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7 thoughts on “Thinking (or “On the Virtues of Not Being Soft-Minded”)

  1. Pingback: You’re the Same Today As You Will Be in Five Years Except for TWO Things… | Full Catastrophe Living and Loving

  2. Pingback: “You’re the Same Today as You Will Be in Five Years—Except for Two Things” and “Thinking—or On The Virtues of Not Being Soft-Minded” | What Is Real True Love?

  3. Awesome…Joseph Campbell talks about the heart being in charge and brain being its servant. If brain become in charge without the heart to guide it, then that is indeed a recipe for disaster.

    • Thank you for reading, and for taking the time to comment, Dr. Chana; I appreciate it.

      And what Campbell says squares with what the English philosopher David Hume wrote several centuries ago: “Reason is, and ought only to be the slave of the passions, and can never pretend to any other office than to serve and obey them.” That statement, however, has always rubbed my passions or mind the wrong way, lol. I do know that there are people who are all “head” and logic and no heart, and they are indeed cold, distant, calculating, antisocial, et cetera; but I also know that there are people who are the opposite–all heart and passion and not much thinking or reason, and these people are very erratic, impulsive, and can bounce from one extreme to the other–happiness to anger–in seconds flat. So too me, irrespective of how we conceptualize it (which may be different from person to person depending on which aspect the person needs to develop and or heal–their emotional side or their reasoning and critical thinking skills, or both)–as the mind being the servant or slave of the passions and the heart, or the heart being the servant of our conscience and highest reasoning, a balance between heart and mind seems to be most optimal.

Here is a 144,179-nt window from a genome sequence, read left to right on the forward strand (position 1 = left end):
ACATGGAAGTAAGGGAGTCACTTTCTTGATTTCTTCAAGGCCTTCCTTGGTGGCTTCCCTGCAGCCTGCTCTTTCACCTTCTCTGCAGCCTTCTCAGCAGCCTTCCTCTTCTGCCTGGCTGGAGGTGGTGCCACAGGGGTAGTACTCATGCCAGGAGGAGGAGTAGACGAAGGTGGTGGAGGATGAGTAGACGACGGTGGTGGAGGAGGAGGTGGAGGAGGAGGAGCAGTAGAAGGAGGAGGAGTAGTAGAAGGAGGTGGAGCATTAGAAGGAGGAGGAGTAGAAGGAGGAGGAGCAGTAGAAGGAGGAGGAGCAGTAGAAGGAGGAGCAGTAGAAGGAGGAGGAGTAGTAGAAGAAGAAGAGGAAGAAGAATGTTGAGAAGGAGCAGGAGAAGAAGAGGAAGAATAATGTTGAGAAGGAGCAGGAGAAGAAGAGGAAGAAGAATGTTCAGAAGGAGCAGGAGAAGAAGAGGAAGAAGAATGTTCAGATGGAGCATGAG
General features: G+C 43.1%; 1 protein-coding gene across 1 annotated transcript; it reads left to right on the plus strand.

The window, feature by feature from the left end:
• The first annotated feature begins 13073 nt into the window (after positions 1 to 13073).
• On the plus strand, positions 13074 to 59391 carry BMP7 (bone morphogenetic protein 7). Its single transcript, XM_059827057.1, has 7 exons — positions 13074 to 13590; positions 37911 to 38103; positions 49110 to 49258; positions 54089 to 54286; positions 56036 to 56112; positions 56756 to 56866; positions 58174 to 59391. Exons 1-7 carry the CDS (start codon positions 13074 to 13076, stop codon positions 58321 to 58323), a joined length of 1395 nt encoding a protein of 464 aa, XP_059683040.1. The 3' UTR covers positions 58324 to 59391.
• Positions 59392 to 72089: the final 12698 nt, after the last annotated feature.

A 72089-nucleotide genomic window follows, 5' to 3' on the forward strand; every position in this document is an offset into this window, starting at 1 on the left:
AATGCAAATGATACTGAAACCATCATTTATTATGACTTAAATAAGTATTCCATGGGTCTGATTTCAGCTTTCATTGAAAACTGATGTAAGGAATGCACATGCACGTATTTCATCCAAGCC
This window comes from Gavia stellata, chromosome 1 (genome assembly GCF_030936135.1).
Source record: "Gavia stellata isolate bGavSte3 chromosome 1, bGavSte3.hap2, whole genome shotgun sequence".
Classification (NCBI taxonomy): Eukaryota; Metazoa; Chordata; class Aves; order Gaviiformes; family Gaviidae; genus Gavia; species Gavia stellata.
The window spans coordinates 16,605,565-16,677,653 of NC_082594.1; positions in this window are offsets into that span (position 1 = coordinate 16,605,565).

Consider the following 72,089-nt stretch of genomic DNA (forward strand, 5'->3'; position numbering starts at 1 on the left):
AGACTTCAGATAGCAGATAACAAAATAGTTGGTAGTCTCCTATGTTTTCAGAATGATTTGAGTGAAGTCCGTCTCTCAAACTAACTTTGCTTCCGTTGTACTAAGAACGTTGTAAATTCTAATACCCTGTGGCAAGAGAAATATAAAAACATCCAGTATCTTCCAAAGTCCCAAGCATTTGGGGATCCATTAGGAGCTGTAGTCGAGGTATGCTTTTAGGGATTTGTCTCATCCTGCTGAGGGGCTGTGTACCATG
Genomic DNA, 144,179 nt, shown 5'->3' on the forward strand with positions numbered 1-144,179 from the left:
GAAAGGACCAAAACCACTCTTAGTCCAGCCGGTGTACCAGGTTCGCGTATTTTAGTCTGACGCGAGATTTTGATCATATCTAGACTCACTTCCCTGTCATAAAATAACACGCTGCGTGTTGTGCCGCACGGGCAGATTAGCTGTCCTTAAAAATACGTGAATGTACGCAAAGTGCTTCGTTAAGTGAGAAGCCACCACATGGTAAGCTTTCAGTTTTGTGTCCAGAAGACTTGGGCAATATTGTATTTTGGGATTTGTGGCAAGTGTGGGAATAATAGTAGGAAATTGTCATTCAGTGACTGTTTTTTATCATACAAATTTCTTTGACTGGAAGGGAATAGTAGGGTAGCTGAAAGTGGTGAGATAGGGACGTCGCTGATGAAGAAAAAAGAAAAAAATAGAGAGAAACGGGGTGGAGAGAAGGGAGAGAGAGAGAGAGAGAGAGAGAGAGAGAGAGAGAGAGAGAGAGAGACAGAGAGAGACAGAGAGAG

Thanks again for reading and for commenting, Dr. Chana 🙂

      Also, I tried to comment on your latest post. Did it not come through? Or did it go to your spam folder?

      And lastly, thank you very kindly for the Sunshine Award from a few weeks back. That was very kind of you and I very much appreciate it. Sorry for the tardiness in thanking you.

      Kindest regards,

      John